At this point it may be well to call attention to the action of the Commissioners of the District of Columbia in reference to the pay of the police and other necessary expenses of the establishment. In order that the views of said Commissioners may be correctly stated, and their position fully understood, the following communications are here presented :


Washington, July 10, 1870. GENTLEMEN: Under the appropriation as proposed by Congress, and which we do not expect to be changed, the United States will pay $150,000, and the District of Co. lumbia will pay a like sum for the police department, including salaries and all other expenses, for the fiscal year from July 1, instant, to June 30, 1877, which will leave the District to pay, on account of salaries, $125,570, or $10,464 per month. No more than this sum monthly can be paid by the District government for salaries; the residue, $24,430, will be reserved for maintenance of police stations. You will please arrange accordingly. Very respectfully,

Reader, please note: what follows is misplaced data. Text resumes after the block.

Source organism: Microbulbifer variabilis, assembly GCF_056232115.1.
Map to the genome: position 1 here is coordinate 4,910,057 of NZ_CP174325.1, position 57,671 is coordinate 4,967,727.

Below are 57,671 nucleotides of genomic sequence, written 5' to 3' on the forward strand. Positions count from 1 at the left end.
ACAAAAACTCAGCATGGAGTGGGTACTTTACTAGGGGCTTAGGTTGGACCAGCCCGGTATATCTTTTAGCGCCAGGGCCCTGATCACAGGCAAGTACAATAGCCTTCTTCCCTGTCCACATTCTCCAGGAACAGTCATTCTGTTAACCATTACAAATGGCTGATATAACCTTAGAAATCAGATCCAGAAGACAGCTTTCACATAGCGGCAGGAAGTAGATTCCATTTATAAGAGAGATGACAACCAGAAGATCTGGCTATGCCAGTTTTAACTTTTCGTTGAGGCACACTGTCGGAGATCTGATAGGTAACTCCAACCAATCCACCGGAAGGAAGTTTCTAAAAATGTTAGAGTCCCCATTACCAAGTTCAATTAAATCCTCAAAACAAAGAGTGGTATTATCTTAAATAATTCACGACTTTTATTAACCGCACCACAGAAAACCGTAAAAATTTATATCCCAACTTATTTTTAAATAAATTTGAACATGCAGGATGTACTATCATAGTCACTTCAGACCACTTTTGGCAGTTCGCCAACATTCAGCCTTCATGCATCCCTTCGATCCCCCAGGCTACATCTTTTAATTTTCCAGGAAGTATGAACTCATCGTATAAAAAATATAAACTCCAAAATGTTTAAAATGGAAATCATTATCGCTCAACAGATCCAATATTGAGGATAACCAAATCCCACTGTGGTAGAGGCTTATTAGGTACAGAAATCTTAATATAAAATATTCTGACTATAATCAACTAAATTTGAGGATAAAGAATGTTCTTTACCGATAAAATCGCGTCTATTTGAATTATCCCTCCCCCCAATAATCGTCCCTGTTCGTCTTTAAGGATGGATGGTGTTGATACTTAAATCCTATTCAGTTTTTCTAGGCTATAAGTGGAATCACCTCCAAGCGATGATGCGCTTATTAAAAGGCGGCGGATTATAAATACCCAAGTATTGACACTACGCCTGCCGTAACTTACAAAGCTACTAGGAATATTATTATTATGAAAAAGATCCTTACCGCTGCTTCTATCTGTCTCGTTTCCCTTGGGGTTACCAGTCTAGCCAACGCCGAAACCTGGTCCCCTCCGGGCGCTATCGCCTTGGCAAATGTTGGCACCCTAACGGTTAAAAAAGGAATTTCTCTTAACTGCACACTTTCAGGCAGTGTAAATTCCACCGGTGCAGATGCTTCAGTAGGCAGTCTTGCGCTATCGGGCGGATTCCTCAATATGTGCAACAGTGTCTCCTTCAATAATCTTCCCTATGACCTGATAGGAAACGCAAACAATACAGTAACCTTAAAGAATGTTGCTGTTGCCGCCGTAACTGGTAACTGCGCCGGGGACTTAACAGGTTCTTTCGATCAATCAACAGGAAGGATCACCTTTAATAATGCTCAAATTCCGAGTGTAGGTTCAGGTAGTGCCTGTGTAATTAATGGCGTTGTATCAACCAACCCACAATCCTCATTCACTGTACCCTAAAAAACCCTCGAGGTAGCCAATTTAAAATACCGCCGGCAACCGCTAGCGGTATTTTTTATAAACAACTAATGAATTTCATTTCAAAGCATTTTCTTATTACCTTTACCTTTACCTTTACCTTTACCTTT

Commissioners District of Columbia. To the BOARD OF POLICE,

District of Columbia.



Washington, August 16, 1876. GENTLEMEN: I am directed by the Commissioners to inform your board that, after careful consideration, they find that, after charging to the $150,000 to be paid by the District of Columbia to defray the expenses of the Metropolitan Police force during the current fiscal year, provided for by the “ Act making appropriations for sundry civil expenses of the Government for the fiscal year ending June thirtieth, eighteen hundred and seventy-seven, and for other purposes," approved July 31, 1876, the following items, to wit: the amount paid on account of the board since the 1st July, the rentals, fuel, and estimated repairs of station-houses during the current fiscal year, there is a balance left of $142,681.90, which they have ordered to be paid to your board in twelve equal monthly installments of $11,890.16 each, for the payment of all salaries and other expenses of your board during the current fiscal year, not including the foregoing items for which said reservations are made ; and which monthlypay ments will be made on the proper requisition of your board in favor of your treasurer, receipted by him.

You will understand that no other payments than the foregoing will be made to your board on any account, as the said $150,000 is the full sum which the Commissioners are authorized to expend on account of your board, including all salaries and all other expenses. Very respectfully,